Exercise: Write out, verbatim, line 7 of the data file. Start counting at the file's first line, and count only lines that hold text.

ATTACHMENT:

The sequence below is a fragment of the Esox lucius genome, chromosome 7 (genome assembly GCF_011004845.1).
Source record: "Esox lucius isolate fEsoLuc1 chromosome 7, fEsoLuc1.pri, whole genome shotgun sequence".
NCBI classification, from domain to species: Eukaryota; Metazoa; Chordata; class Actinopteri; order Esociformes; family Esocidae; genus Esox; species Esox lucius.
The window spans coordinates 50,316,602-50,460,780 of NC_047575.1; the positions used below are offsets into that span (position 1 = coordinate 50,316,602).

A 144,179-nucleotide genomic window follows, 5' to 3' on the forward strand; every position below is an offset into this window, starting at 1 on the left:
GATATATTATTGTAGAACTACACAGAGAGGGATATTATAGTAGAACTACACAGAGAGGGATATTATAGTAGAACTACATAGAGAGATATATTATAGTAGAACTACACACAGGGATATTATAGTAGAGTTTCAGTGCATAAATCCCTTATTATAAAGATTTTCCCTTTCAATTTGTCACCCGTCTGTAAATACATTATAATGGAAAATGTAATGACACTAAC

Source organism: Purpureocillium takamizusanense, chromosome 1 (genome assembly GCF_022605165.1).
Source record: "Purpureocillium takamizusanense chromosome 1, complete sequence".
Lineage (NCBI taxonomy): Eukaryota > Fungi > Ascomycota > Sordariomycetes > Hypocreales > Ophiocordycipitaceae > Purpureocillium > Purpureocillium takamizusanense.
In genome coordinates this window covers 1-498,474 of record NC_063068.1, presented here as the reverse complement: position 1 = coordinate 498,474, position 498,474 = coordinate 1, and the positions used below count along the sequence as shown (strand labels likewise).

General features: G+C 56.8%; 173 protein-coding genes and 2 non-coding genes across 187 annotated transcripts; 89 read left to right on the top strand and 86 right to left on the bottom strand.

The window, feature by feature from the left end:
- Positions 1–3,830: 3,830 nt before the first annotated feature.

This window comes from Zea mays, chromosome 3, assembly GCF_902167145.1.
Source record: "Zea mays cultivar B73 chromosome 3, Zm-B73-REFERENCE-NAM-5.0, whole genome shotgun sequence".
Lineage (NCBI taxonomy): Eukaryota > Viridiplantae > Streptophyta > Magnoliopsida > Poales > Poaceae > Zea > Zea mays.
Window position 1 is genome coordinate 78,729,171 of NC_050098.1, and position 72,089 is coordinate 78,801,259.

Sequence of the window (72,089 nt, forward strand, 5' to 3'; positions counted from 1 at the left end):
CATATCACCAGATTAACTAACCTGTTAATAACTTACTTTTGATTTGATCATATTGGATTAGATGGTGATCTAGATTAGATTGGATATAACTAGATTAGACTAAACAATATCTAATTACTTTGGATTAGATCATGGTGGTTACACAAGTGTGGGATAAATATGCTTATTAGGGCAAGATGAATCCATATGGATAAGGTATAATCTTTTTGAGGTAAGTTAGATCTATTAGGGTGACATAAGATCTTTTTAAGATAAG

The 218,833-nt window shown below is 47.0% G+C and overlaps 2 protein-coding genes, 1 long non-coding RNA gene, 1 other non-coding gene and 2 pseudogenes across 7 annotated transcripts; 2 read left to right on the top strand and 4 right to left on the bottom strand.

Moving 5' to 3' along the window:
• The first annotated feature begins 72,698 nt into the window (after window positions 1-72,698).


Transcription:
Source organism: Purpureocillium takamizusanense, chromosome 1 (genome assembly GCF_022605165.1).